During September 2021, Dr. Michael Belfort took another step forward in fetal surgery with the hiring of an in-house engineer, Dr. Kwon Soo Chun. The goal: to help his team develop the revolutionary devices needed to treat fetal abnormalities in the womb.
Dr. Chun earned his bachelor’s, master’s and a Ph.D. in mechanical engineering. “I’ve been working on medical devices since I was a Ph.D. student at Stanford University, where I designed and developed spinal implants,” said Dr. Chun. He also gained valuable experience in intellectual property protection, start-ups and academic spin-offs.
After graduation he joined Baylor’s cardiology team, working on pediatric heart valves at Texas Children’s Hospital. “I was the only engineer on a team that developed a new polymeric transcatheter heart valve for children,” he noted. “Our lab was awarded the NIH STTR Phase I grant, the SBIR Phase II grant, and seed funding from the Southwest National Pediatric Device Consortium.”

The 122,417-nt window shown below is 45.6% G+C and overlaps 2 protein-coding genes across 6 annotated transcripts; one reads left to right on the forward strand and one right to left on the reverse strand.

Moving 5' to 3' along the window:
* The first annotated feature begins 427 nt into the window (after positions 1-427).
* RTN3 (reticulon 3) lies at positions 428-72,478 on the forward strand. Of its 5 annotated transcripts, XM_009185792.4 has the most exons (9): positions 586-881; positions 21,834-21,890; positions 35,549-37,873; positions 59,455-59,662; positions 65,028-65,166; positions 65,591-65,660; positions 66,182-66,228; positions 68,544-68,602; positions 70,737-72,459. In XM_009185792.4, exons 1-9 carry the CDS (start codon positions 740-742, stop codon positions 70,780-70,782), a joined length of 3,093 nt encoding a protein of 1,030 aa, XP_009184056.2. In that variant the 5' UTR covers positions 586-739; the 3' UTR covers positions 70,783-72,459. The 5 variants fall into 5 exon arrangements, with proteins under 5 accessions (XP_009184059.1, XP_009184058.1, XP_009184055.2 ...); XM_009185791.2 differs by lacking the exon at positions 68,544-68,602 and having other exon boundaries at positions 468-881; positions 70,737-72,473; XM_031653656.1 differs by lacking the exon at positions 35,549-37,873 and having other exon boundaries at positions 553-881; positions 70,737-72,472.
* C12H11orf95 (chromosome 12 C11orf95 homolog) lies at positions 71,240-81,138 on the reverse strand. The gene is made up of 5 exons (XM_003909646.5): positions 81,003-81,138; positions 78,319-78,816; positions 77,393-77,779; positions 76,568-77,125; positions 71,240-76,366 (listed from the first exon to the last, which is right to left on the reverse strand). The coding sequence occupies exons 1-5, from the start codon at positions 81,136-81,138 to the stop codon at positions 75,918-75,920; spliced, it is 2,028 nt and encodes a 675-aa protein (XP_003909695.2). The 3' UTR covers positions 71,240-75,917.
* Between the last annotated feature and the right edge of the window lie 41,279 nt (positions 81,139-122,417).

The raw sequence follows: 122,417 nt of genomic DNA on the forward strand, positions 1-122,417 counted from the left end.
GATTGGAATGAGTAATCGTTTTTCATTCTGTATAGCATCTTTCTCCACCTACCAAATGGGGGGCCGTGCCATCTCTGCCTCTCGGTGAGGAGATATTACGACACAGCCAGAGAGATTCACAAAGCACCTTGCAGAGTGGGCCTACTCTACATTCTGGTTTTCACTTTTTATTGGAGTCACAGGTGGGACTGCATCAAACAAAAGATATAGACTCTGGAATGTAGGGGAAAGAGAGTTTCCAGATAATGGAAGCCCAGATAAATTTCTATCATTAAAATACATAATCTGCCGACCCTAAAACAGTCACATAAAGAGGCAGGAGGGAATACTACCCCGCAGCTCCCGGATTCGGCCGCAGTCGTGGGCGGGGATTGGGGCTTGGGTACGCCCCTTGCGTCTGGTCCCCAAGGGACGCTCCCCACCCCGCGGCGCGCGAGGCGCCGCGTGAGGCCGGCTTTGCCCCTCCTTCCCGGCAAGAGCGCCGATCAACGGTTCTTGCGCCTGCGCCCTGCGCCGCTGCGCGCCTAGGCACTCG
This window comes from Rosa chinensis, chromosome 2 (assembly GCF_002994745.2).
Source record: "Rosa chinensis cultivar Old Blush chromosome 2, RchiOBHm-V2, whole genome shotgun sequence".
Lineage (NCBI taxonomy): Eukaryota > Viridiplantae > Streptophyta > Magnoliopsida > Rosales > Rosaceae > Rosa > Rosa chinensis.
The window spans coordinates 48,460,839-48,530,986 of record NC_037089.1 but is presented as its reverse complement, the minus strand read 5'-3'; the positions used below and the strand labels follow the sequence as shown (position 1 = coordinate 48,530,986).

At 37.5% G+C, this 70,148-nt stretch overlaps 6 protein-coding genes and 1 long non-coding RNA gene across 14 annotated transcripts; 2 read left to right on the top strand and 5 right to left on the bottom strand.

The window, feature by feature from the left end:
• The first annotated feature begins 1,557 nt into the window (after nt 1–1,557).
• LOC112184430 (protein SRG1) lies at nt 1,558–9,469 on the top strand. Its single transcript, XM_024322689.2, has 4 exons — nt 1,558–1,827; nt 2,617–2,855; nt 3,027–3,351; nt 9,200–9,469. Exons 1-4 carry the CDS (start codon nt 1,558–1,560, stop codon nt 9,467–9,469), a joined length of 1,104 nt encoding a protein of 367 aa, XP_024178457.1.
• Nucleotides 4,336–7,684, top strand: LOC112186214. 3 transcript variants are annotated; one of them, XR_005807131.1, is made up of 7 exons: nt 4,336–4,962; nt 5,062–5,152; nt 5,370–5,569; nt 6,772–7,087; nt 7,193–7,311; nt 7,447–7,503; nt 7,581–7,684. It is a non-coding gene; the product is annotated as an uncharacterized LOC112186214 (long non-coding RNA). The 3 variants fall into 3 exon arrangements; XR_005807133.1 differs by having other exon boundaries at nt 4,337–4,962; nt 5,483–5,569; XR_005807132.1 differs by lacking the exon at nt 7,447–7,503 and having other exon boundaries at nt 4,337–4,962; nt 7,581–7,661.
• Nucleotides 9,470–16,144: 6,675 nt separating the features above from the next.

While physicians and engineers usually “speak different languages,” Dr. Chun enjoys bridging the two roles. “I listen to doctors’ ideas, watch their cases, clarify their clinical needs, and then search what’s out there. What devices exist? What is the market? Are there IP issues? From there, we build a prototype and find funding to get it developed.”
His experience with grants will prove vital both for research funding as well as in the commercialization process. “Fetal devices have massive clinical relevance but few investors are interested in making them because the market is so small,” he explained.
As word spreads about his arrival in the Obstetrics and Gynecology department, Dr. Chun is in demand, meeting with physicians across the department to discuss new devices and how he can help engineer them.
His primary focus is fetal surgery, starting with Dr. Belfort’s septal puncture project, a device to create a hole in the septum between the right and left atrium of the fetal heart for treatment of hypoplastic left heart syndrome (HLHS) with intact interstitial septum.
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